IT staff jobs are at increasing risk — both for contractors and in-house workers — according to a survey of top CIOs by Goldman Sachs & Co. released last week. Global services companies will also feel the pinch because of the slowing economy.
A second survey showed that basic PC and network hardware, as well as professional services providers, would bear the largest proportion of spending cuts. It also showed that CIOs planned to emphasize economizing measures over investments in new technologies, with cloud computing emerging as the last item on their priority lists, despite the hype around it.
IT contractors to bear the brunt of cuts
“Demand for discretionary IT projects dropped to its lowest point” in the 41-study history of the Goldman Sachs staffing survey, which asked 100 managers with strategic decision-making authority (mainly CIOs at multinational Fortune 1,000 companies) about their IT staffing plans for 2009.
The Sachs report states that “in a cost-constrained IT budget scenario, CIOs will most likely look to cut their resources first from lower-value augmented [contract] IT staff.” The company also describes its survey as “an early warning flag” for service providers’ 2009 bookings of new projects.
These intended cutbacks are a change from last fall. When the managers were asked in October which area of IT service delivery resources they would cut for application-related development or maintenance work, the answer was 0% for in-house employees. However, with a declining economy, 8% of respondents in a February survey said in-house IT programming staffers would be cut. In April, 15% of respondents said in-house staffers would be cut. That dropped to 11% in the June survey (the most recent).
But contract employees fare much worse. In the survey, 48% of the respondents said that those staffers would be cut. And 30% of the responders said on-site third-party service provider staffers would also be cut for application-related development or maintenance work. Twelve percent of the managers said they would cut employees from offshore third-party service providers.
Consultants, hardware targets of spending cuts
The second survey by Goldman Sachs looked at 2009 spending plans based on type of IT projects. This survey also showed cuts are in the offing.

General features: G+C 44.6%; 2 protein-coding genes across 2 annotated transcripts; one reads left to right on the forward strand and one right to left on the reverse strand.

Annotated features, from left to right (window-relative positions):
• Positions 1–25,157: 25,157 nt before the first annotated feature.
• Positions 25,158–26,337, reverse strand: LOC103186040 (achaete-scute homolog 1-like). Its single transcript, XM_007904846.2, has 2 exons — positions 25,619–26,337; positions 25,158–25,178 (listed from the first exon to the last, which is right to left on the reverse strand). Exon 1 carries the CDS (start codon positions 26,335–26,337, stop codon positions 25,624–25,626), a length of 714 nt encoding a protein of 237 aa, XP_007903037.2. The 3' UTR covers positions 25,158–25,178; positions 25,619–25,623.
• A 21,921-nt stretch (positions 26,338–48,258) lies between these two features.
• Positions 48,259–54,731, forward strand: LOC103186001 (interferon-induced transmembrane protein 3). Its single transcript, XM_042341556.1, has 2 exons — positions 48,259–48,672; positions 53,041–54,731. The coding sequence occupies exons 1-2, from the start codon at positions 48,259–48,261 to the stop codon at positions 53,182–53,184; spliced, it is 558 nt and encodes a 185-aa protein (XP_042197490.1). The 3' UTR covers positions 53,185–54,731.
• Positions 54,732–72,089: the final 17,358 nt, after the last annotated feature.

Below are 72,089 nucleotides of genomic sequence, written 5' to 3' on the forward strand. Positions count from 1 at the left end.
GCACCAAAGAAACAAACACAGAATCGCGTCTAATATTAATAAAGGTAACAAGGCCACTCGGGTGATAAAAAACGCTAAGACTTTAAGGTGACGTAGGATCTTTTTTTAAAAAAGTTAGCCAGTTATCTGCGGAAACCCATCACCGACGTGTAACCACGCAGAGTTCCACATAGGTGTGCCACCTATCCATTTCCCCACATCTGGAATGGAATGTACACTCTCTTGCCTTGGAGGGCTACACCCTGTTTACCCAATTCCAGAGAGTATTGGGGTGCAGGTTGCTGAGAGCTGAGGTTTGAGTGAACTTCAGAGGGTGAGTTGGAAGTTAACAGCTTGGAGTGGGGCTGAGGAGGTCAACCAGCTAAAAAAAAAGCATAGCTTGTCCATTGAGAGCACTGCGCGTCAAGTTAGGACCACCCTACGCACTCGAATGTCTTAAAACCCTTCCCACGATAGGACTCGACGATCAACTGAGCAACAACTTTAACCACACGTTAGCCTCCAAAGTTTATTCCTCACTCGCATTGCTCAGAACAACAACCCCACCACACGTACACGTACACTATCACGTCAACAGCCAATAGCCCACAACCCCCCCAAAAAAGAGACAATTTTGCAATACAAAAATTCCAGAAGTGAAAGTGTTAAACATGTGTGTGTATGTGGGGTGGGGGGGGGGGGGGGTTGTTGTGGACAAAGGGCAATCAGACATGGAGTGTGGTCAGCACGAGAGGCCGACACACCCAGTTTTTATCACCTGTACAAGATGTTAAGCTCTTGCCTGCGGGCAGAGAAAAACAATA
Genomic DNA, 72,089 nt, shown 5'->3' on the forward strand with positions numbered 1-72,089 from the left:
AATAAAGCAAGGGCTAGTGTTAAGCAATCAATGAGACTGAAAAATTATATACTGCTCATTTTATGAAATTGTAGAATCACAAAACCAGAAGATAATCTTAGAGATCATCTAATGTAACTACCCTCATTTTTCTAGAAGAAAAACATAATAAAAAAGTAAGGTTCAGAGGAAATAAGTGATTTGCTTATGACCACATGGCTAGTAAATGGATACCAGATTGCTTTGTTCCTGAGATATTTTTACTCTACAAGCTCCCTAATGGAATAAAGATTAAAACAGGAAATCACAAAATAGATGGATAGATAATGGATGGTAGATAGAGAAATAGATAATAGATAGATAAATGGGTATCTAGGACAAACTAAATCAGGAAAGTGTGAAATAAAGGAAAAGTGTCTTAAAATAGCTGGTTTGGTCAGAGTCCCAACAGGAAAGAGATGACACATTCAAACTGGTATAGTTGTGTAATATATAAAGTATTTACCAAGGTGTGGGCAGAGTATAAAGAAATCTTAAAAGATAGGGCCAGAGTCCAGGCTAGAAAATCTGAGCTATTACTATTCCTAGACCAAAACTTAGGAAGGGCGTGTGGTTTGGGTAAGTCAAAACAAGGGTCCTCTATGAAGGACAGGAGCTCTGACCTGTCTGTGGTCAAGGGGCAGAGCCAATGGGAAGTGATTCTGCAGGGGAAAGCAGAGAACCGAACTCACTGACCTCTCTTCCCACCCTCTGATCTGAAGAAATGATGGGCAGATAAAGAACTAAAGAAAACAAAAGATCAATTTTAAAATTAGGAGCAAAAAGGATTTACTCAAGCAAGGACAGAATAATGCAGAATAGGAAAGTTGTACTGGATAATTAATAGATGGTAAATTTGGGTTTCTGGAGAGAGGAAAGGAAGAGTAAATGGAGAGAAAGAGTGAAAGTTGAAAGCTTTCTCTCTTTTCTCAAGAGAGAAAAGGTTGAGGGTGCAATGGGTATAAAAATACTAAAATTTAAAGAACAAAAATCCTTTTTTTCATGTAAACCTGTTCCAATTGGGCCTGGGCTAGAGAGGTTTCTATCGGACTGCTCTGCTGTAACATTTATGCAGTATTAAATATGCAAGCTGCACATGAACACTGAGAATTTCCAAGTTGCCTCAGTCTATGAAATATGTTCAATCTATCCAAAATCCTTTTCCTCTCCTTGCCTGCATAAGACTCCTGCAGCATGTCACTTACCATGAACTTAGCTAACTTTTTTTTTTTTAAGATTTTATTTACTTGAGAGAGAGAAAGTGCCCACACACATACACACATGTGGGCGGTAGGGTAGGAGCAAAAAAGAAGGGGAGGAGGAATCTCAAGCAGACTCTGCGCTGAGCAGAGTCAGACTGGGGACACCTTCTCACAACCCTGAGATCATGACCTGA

“ROI is the name of the game. CIOs have emphasized to us that they are buying on a need vs. want basis, are often downsizing deals to fit with current budget constraints, and are searching for solutions with a high and fast ROI,” the survey authors wrote.
The spending survey indicated CIOs see the “greatest potential for cost reduction in IT in the area of networking equipment.” A full 47% of the respondents said the most likely area where spending would be slowed would be on purchases of personal computer systems, servers and storage.
Spending cuts won’t be limited to equipment: 42% of the CIOs indicated that “they are reluctant to spend money on third-party professional services.” This is in keeping with the decline in interest for discretionary IT projects and could indicate more of a reliance on in-house IT employees.
Cloud computing may get buzz, but it won’t get spend
The CIOs indicated that server virtualization and server consolidation are their No. 1 and No. 2 priorities. Following these two are cost-cutting, application integration, and data center consolidation. At the bottom of the list of IT priorities are grid computing, open-source software, content management and cloud computing (called on-demand/utility computing in the survey) — less than 2% of the respondents said cloud computing was a priority.
Charles King, an analyst at Pund-IT Inc., said that such hot-button technologies as cloud computing deployments may slow down. “The message here is CIOs are looking primarily to tested, well-understood technologies that can result in savings or increased business efficiencies whose support can be argued from a financial point of view,” he said.
One reason for the low priorities of grid computing, open-source software and cloud computing may be that CIOs and business executives don’t understand their value. “They require a technical understanding to get to their importance. I don’t think C-level executives and managers have that understanding,” King said.